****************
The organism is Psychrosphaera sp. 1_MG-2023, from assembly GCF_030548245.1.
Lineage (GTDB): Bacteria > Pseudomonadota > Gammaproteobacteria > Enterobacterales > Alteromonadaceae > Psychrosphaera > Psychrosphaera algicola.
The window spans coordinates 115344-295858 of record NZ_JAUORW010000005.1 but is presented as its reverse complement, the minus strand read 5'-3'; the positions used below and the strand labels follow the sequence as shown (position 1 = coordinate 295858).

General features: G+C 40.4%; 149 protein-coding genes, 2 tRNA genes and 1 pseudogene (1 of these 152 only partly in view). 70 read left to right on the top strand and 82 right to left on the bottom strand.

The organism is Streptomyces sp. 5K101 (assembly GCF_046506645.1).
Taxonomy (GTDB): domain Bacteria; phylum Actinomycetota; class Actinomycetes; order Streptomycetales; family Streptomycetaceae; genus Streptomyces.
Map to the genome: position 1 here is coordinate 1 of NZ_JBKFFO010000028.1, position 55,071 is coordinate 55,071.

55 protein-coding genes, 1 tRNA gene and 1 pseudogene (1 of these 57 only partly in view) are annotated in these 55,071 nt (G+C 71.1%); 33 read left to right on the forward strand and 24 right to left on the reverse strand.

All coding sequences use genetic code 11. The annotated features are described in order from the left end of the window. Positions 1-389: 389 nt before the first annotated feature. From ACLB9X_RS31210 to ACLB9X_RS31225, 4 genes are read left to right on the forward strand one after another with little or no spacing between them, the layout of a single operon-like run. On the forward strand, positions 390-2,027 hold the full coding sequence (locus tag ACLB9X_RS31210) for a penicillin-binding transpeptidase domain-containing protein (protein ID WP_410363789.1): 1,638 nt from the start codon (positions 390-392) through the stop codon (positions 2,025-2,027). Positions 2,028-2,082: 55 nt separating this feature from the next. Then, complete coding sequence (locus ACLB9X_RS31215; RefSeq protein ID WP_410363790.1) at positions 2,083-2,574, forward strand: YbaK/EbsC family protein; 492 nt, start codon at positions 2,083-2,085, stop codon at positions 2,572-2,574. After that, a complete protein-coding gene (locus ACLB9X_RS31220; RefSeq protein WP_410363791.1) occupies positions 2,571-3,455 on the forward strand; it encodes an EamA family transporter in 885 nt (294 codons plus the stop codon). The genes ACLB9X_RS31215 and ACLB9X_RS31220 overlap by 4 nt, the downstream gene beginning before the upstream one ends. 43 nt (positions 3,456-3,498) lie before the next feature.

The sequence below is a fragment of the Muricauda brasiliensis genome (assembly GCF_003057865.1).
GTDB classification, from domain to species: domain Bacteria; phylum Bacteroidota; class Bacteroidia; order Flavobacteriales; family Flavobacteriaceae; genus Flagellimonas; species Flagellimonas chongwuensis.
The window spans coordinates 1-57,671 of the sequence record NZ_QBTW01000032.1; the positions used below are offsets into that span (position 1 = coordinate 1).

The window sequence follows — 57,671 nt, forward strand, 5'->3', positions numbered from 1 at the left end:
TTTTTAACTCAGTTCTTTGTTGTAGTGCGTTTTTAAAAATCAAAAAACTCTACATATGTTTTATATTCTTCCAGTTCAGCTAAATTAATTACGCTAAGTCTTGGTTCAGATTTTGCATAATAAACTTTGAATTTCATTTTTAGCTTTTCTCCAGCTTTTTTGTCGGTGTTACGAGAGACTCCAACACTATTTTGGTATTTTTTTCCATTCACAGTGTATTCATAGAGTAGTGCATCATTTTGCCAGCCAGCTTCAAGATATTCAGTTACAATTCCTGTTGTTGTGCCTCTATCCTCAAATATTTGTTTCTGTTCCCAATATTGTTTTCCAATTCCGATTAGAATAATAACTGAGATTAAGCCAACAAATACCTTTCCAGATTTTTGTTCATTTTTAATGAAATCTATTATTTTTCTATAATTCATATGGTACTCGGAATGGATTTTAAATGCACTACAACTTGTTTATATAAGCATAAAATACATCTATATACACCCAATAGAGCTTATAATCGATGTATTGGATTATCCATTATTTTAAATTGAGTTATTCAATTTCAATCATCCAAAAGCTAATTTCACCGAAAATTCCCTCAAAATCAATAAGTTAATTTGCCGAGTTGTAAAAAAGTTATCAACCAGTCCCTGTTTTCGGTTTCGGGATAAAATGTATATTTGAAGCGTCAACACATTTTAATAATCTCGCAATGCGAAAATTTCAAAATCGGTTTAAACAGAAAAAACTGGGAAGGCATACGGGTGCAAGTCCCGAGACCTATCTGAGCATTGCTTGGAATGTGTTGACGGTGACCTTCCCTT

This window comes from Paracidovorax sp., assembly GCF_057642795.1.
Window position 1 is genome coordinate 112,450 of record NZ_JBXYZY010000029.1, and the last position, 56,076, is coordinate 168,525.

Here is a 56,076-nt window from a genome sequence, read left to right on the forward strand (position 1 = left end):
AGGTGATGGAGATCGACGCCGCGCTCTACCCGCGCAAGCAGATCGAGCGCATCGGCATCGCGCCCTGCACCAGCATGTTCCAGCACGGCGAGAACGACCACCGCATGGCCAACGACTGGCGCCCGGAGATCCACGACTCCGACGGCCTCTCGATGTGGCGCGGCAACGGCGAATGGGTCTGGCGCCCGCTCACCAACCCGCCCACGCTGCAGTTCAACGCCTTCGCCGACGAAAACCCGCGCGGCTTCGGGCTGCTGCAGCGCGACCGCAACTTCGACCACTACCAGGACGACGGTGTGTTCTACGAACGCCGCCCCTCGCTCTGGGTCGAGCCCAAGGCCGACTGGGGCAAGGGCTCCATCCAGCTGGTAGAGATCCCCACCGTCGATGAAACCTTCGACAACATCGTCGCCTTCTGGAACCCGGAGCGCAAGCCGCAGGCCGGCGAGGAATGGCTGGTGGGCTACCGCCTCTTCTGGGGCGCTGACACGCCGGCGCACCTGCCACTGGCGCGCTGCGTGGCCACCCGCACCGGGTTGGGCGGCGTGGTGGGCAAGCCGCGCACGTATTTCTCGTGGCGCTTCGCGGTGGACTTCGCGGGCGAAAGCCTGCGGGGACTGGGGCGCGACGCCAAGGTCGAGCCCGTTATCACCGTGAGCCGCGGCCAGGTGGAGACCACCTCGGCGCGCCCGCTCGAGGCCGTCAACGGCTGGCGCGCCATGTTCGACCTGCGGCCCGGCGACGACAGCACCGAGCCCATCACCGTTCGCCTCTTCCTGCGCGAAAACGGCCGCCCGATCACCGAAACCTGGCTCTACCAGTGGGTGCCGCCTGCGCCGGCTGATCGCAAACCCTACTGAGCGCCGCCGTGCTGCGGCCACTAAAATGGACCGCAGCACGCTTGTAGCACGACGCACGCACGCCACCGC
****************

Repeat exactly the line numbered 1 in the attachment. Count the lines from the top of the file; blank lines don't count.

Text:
The organism is Psychrosphaera sp. 1_MG-2023, from assembly GCF_030548245.1.